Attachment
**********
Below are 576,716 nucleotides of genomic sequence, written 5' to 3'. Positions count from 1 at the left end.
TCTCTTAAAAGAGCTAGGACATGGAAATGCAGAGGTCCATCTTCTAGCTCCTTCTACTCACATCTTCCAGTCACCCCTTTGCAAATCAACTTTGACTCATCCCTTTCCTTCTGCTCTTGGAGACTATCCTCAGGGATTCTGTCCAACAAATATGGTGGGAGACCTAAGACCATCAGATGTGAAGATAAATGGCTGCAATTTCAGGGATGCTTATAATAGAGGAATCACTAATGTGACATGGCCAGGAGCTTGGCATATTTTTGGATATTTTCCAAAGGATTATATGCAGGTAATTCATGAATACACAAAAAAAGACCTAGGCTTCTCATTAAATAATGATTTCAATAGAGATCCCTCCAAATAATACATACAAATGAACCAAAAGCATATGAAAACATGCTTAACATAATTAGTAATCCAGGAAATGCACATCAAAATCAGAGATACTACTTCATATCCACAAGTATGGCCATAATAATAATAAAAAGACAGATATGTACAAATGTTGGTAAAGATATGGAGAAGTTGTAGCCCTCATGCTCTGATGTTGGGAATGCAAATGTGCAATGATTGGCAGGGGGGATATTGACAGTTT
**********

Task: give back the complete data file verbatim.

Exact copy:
Below are 576,716 nucleotides of genomic sequence, written 5' to 3'. Positions count from 1 at the left end.
TCTCTTAAAAGAGCTAGGACATGGAAATGCAGAGGTCCATCTTCTAGCTCCTTCTACTCACATCTTCCAGTCACCCCTTTGCAAATCAACTTTGACTCATCCCTTTCCTTCTGCTCTTGGAGACTATCCTCAGGGATTCTGTCCAACAAATATGGTGGGAGACCTAAGACCATCAGATGTGAAGATAAATGGCTGCAATTTCAGGGATGCTTATAATAGAGGAATCACTAATGTGACATGGCCAGGAGCTTGGCATATTTTTGGATATTTTCCAAAGGATTATATGCAGGTAATTCATGAATACACAAAAAAAGACCTAGGCTTCTCATTAAATAATGATTTCAATAGAGATCCCTCCAAATAATACATACAAATGAACCAAAAGCATATGAAAACATGCTTAACATAATTAGTAATCCAGGAAATGCACATCAAAATCAGAGATACTACTTCATATCCACAAGTATGGCCATAATAATAATAAAAAGACAGATATGTACAAATGTTGGTAAAGATATGGAGAAGTTGTAGCCCTCATGCTCTGATGTTGGGAATGCAAATGTGCAATGATTGGCAGGGGGGATATTGACAGTTT